A nationwide baby formula shortage that stressed families for much of 2022 is easing in Wisconsin, but questions about formula access still loom for some caregivers.
Grocery store shelves still aren’t as full as they were before the shortage began in February, said Camen Hofer, the chair of the Wisconsin WIC (Women, Infants, and Children) Association and director of the Wood County Health Department’s WIC program.
“But Similac is on the shelves, and families have been able to find more of the formula that they’re looking for,” Hofer said.
The formula shortage resulted from pandemic-related supply chain issues and two shutdowns of an Abbott Nutrition plant in Sturgis, Michigan — first amid an investigation into reports of bacterial infections that prompted a recall and later due to flooding.
Abbott restarted production of Similac at the Sturgis facility in late August, bringing the popular brand back onto the market. Another recall on Oct. 14 impacted some 2-ounce, ready-to-feed products due to a sealing issue on less than 1% of recalled bottles. But it was not expected to crimp overall supply in the U.S.
Recent photos posted to the Milwaukee Formula Parents Facebook group, which formed to help local parents navigate the shortage, show fuller shelves. But some parents are still struggling to find specialty formulas.
In late August, officials within the U.S Department of Agriculture’s Food and Nutrition Service anticipated supply problems to linger for the rest of 2022 “due to a shift in the varieties and sizes traditionally available in the market.”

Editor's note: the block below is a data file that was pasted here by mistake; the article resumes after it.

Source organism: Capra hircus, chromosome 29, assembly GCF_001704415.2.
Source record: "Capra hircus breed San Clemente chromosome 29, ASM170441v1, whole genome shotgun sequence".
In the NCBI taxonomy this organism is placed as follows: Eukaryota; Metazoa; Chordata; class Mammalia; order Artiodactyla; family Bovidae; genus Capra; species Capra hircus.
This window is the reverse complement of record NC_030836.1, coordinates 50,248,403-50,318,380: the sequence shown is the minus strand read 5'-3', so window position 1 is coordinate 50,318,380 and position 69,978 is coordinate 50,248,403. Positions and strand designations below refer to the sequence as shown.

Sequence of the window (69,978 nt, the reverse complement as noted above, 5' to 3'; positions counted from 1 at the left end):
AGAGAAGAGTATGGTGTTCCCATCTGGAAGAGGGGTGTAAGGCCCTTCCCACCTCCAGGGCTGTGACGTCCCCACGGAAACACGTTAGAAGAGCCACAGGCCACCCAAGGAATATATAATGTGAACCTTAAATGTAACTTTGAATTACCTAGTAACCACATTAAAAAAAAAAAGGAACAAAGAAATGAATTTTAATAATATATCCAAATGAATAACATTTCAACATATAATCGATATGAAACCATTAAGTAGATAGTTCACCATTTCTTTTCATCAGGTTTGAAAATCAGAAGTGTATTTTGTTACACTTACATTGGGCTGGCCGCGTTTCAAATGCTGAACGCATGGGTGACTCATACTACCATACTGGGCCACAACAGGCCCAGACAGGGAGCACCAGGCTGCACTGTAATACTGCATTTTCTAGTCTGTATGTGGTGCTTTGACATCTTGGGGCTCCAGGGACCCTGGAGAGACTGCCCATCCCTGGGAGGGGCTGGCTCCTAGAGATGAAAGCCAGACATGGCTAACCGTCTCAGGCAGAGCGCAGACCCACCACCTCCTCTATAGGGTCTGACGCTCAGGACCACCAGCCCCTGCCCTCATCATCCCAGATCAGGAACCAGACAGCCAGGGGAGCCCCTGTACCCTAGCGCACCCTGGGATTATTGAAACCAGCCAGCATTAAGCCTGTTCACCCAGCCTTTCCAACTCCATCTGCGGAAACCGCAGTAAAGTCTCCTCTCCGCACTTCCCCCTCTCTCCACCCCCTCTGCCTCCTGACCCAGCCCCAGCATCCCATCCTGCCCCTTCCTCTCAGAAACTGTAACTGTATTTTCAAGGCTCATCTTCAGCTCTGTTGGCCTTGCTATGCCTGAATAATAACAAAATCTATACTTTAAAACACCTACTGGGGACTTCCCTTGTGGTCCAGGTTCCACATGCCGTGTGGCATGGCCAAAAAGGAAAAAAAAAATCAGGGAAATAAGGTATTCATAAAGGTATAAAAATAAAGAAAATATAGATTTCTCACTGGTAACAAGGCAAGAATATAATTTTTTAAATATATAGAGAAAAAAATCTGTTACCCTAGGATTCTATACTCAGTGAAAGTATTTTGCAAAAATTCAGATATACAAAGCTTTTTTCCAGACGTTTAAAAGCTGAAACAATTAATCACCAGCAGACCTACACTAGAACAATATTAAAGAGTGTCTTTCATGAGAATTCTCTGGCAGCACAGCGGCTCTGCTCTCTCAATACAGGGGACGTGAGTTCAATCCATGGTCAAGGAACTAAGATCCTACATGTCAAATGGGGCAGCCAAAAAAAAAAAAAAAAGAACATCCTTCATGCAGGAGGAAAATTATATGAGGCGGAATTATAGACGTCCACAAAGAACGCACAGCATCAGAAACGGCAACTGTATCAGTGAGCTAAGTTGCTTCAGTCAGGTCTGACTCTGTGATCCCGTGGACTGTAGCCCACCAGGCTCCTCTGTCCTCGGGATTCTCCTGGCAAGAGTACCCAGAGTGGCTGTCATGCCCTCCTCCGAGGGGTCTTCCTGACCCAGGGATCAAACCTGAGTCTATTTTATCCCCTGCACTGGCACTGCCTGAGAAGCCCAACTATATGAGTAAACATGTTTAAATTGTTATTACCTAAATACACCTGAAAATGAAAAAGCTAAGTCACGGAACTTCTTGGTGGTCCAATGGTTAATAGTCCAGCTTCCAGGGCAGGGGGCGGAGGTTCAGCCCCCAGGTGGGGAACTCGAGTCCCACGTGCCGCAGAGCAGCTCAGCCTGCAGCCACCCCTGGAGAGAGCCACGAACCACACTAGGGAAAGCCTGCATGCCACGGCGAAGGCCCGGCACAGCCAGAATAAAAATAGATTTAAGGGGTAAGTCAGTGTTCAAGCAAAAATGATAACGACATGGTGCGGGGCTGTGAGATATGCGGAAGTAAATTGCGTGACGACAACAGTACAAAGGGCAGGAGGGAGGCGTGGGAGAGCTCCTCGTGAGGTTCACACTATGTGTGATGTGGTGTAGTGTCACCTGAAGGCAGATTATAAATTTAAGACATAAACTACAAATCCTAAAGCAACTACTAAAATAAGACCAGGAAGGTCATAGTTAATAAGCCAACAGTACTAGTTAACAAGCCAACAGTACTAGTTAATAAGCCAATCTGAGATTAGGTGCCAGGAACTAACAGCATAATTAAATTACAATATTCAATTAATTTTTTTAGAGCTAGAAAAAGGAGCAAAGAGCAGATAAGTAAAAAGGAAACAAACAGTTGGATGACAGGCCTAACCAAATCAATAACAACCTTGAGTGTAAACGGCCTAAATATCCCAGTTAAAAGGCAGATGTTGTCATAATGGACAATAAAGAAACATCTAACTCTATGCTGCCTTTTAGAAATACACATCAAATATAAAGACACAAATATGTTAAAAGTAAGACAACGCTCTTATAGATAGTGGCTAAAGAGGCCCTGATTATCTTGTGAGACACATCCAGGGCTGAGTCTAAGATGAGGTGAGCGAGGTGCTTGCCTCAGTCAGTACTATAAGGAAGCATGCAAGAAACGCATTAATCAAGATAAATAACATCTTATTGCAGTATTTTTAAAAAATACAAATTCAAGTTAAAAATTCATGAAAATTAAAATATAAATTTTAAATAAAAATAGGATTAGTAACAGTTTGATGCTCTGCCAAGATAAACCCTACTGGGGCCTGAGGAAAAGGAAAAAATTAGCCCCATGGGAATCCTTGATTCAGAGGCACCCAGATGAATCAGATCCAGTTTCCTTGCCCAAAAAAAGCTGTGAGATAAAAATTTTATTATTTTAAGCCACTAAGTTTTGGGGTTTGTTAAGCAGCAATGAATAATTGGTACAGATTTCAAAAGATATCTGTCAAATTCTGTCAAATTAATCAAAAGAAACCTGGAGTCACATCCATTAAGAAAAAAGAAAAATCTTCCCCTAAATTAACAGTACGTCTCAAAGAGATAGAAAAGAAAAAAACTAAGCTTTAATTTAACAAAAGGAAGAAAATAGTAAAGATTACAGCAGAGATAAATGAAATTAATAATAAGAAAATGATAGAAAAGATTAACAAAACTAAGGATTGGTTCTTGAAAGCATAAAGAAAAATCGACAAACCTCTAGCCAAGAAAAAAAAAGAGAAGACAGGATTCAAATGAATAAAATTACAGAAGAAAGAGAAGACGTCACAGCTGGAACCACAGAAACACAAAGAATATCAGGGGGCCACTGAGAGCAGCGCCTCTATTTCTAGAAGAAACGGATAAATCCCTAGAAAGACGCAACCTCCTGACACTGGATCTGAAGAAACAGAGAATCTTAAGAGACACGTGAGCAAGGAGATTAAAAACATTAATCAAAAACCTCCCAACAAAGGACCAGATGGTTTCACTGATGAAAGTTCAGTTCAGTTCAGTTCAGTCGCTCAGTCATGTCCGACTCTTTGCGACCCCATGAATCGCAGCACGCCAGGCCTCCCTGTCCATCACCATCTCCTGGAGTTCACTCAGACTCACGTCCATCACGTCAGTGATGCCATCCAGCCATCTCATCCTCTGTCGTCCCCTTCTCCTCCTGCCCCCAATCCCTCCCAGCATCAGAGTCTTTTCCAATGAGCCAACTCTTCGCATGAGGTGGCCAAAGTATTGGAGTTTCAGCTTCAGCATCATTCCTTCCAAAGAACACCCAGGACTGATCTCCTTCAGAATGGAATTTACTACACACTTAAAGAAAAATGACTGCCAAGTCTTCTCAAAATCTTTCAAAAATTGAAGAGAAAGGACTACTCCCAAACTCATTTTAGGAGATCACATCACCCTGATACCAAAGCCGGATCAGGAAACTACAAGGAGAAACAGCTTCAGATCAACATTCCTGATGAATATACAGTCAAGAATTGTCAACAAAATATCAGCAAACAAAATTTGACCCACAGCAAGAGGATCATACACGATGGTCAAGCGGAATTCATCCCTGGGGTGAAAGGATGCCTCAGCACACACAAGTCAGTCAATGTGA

As stock improves, here’s what parents and caregivers — especially those enrolled in the WIC program — should know about formula access.
How long will alternative formulas be available?
Before the shortage, WIC allowed families to spend their benefits on only five of Abbott’s Similac formulas, unless they requested a medical formula.
State-run, federally funded WIC programs contract with only one company in each state to lower costs. Formula companies offer states significant rebates for the privilege to exclusively provide formulas to WIC programs. Abbott contracts with about two-thirds of states, including Wisconsin.
But the Wisconsin Department of Health Services opened up more options early during the shortage, including different brands and container sizes, with Abbott covering the cost of substitutes.
Alternative brands will remain available through at least Dec. 31, 2022, the third time that date has been pushed back.
Alternate sizes and forms of Abbott’s Similac products, including Total Comfort, will continue to be available through Feb. 28, 2023, the state health department said.